5 Questions: Arencibia having fun catching Dickey knuckleball

Until this winter, Blue Jays catcher J.P. Arencibia had never caught a knuckleball. He's developing a knack for receiving the pitch at spring training, telling CBCSports.ca writer Doug Harrison it's "pretty cool" catching a weaving, waffling R.A. Dickey knuckler.

Blue Jays backstop says there's more pressure to receive than hit pitch

Blue Jays starter R.A. Dickey, not seen, throws his knuckleball to catchers Josh Thole, left, and J.P. Arencibia during spring training. From the time Arencibia first caught Dickey's knuckler shortly after Toronto traded for him in mid-December, the catcher says Dickey "respected that I wanted to learn how to catch" the pitch.

J.P. Arencibia won’t soon forget the nine times he stepped in the batter’s box against now-retired Boston Red Sox knuckleball pitcher Tim Wakefield during the 2011 season.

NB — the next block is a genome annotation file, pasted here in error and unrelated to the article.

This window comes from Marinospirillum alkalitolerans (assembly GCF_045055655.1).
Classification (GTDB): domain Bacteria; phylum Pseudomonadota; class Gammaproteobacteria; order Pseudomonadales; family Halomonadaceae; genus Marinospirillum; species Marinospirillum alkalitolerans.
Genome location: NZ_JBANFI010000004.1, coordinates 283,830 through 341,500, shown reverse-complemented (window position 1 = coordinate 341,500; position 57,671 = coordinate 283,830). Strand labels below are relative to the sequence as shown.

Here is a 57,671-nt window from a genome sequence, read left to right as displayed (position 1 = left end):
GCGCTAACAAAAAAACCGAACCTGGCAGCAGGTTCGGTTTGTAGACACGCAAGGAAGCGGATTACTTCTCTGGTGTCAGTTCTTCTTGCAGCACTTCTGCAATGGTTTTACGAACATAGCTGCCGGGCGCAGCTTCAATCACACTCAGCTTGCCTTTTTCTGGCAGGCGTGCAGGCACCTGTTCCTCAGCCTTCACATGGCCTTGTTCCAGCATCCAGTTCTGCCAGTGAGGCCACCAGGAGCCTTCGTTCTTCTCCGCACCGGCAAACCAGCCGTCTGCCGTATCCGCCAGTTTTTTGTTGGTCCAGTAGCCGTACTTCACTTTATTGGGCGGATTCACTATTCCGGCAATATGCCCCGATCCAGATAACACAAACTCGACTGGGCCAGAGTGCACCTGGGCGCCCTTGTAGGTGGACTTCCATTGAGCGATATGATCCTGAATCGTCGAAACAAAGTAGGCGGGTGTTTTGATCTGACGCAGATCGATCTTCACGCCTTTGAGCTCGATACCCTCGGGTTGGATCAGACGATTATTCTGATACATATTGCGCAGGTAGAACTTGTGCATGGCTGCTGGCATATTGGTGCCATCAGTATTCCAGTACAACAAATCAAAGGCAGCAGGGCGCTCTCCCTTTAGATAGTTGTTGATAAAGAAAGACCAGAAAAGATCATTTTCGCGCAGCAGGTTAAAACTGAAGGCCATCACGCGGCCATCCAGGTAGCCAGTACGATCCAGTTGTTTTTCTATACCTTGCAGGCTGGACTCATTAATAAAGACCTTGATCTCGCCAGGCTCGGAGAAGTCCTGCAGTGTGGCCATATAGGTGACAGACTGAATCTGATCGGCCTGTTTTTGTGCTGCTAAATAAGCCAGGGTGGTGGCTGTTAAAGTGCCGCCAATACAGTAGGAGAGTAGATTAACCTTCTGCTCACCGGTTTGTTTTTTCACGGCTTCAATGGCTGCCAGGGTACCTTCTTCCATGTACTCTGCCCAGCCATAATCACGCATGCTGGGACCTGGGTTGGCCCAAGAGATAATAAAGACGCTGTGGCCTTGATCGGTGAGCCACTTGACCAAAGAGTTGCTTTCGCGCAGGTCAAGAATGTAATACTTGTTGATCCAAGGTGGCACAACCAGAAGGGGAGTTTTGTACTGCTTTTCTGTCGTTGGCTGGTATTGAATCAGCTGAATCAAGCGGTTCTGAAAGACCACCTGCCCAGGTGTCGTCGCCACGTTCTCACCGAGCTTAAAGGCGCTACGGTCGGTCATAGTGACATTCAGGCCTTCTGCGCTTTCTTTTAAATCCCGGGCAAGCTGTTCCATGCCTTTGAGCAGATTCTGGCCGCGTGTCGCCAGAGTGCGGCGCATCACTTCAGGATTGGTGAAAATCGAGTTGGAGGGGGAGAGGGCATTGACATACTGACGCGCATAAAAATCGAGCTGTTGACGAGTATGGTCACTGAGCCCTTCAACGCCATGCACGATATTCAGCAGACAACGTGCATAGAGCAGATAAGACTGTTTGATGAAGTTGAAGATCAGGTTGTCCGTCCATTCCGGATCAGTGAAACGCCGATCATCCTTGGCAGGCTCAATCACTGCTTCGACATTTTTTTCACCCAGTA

It was a case of mixed results for the Toronto Blue Jays catcher, whose only two hits off Wakefield went for home runs while he also struck out three times.

"I know that it didn’t look fun for the catcher [Jarrod Saltalamacchia] because I could always hear him and I knew he wasn’t comfortable [behind the plate]," Arencibia recalled during a phone interview this week from the Jays’ spring training facility in Dunedin, Fla.

"Watching [a knuckleball] come in as a catcher is a little bit easier but I would say there’s more pressure. If I’m hitting I don’t have to swing, but if you’re catching, obviously you have to be able to catch the ball, so there are a lot more intangibles. You definitely want to be on the catching side."

That will be the case for Arencibia in the upcoming season as he’s expected to see some time behind the plate when Toronto newcomer R.A. Dickey unleashes variations of the knuckleball.

Blue Jays general manager Alex Anthopoulos traded for Dickey, last year’s Cy Young Award winner as the top pitcher in the National League, in mid-December and the 38-year-old joins a revamped starting rotation with fellow newcomers Josh Johnson and Mark Buehrle along with returnees Brandon Morrow and Ricky Romero.

Arencibia had never caught a knuckleball in his career, dating back to his teenage years at Westminster Christian School near Miami, but he met up with Dickey — who, like Arencibia, hails from Nashville — for a few pre-spring training pitching/catching sessions.